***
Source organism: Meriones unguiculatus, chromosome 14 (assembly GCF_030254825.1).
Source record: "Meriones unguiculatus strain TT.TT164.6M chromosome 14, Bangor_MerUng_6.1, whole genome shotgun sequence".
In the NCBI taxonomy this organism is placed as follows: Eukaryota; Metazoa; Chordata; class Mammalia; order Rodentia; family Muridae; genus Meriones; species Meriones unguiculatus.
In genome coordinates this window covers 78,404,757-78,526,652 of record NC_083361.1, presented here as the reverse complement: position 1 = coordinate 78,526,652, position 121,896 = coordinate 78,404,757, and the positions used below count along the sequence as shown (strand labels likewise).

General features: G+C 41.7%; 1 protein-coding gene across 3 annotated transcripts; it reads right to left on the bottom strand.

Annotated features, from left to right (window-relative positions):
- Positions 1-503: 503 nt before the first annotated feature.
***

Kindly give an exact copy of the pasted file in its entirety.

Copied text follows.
Source organism: Meriones unguiculatus, chromosome 14 (assembly GCF_030254825.1).
Source record: "Meriones unguiculatus strain TT.TT164.6M chromosome 14, Bangor_MerUng_6.1, whole genome shotgun sequence".
In the NCBI taxonomy this organism is placed as follows: Eukaryota; Metazoa; Chordata; class Mammalia; order Rodentia; family Muridae; genus Meriones; species Meriones unguiculatus.
In genome coordinates this window covers 78,404,757-78,526,652 of record NC_083361.1, presented here as the reverse complement: position 1 = coordinate 78,526,652, position 121,896 = coordinate 78,404,757, and the positions used below count along the sequence as shown (strand labels likewise).

General features: G+C 41.7%; 1 protein-coding gene across 3 annotated transcripts; it reads right to left on the bottom strand.

Annotated features, from left to right (window-relative positions):
- Positions 1-503: 503 nt before the first annotated feature.